Skip to main content

FEATURED ARTICLES

Financial Help College Students Need

With rising inflation and an uncertain economy, more college students and recent graduates are pinching pennies to make ends meet. A recent survey from Neighbor.com found that nearly half (47%) of college students either don't have a savings account or have one but have no money in it. 

Many students are leaning on family and friends for financial help, especially during graduation season. As essentials like gas and groceries increase in price, they’re being hit especially hard since many are already strapped for cash or working lower-paying part-time jobs. In addition to their full-time commitment to school, three main factors contribute to their financial struggles:  

  • Savings

The Neighbor.com survey points to many college students not having savings accounts. This means they lack funds for emergencies and are not building their financial future to be prepared for life expenses post-graduation.

  • Gig Work

To make extra cash, 34% of college students and recent graduates do what’s called gig work – jobs like freelancing and food delivery that give them flexibility around classes. However, gig jobs may not provide enough income and are inconsistent regarding scheduling, benefits, and a steady paycheck.

  • Relying on Family

73% of college students say they have relied on their parents to help them financially when they’re in a tough spot. Without this support, many wouldn’t be able to make ends meet while staying in school. Yet many families struggle financially to take on the extra expense in today's economy.

How You Can Provide Support to College Students

Alleviating financial hardship for students helps them focus on class assignments and job searches. However, it’s important to note that college students aren’t the only ones dealing with steep inflation. Make sure you have a steady handle on your own finances amid rising costs – but if you CAN help, there are several smart ways to do it:

  • Explore Credit Education with Them  

Learning how credit cards work and the importance of building good credit is essential for any adult on a path toward financial success. An estimated 30% of Americans don’t get a credit card until after they’re 21, so many college students and graduates don’t have much experience with credit. Helping your student open a credit card and teaching them the do’s and don’ts will give them a great starting point to build their finances. Look for a low-interest credit card with no annual fee to help them get started.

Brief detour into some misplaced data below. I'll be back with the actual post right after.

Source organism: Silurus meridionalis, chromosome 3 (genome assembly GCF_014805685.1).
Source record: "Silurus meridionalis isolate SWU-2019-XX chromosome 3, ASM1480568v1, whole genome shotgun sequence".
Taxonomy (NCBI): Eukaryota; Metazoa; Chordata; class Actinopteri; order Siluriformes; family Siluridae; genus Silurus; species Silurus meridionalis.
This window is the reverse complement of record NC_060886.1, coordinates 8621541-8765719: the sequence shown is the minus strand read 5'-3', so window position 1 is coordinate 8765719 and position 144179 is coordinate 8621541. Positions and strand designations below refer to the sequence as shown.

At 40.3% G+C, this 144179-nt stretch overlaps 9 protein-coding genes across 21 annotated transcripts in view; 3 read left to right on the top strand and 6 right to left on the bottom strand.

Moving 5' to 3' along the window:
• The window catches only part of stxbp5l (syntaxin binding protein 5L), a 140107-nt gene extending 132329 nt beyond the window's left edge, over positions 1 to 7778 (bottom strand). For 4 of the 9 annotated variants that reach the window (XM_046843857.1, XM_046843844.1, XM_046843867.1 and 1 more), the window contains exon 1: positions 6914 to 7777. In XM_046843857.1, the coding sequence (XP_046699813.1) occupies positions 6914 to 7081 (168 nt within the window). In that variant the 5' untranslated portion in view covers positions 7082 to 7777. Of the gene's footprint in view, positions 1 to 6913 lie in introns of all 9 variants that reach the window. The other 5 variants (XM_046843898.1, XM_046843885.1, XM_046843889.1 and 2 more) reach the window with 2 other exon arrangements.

• Set Up a Meeting with a Financial Advisor

You don’t have to wait until you’re making big bucks to speak with a financial advisor. For college students or recent grads, a financial advisor can help them set realistic goals for the near future and guide them to resources that would benefit their unique financial path.

  • Make a Student Loan Payment for Them

Student loan payments are a heavy burden that can follow people for years. Helping your college student get ahead on their loans is a great way to take pressure off their finances. Most student loans have a grace period of around six months after graduation before their first payment is due. Making payments for them during this time reduces their balance and could reduce their payment amount when they come due.

Helpful Gifts For College Grads

While gifting cash is easy, giving something useful for their current situation is also a great idea. Here are a few gift ideas they can use to get ahead, including short-term and long-term gifts:

  • (Short-term) Gas Gift Cards

As gas continues to stay at record-high prices, helping students with this cost is a great gift. Gifting one or more gas cards can help your college student or grad save money on travel costs – whether they’re visiting family, commuting to work, or moving to a new city post-graduation.  

  • (Short-term) New Apartment Essentials

Alleviate the pain in your student’s wallet by purchasing home starter essentials. From cooking utensils to furniture, getting an idea of what will help them the most will make the most significant difference.

  • (Long-term) Investments

Many graduates get an influx of gifts right after graduation but return to the humble life of just starting in the real world. Consider investing your gift into a Certificate of Deposit (CD). As interest rates are beginning to rise, CD rates are also rising. You can set specific terms for as little as one or two years. Bonds are also helpful for a college grad and will come in handy when it’s time for big purchases like a car or a home.

Above all else, we recommend asking the college student in your life what will help them the most. Everyone’s situation is different, so it’s important to get a personal insight into what they need help with to give them the most appropriate gift.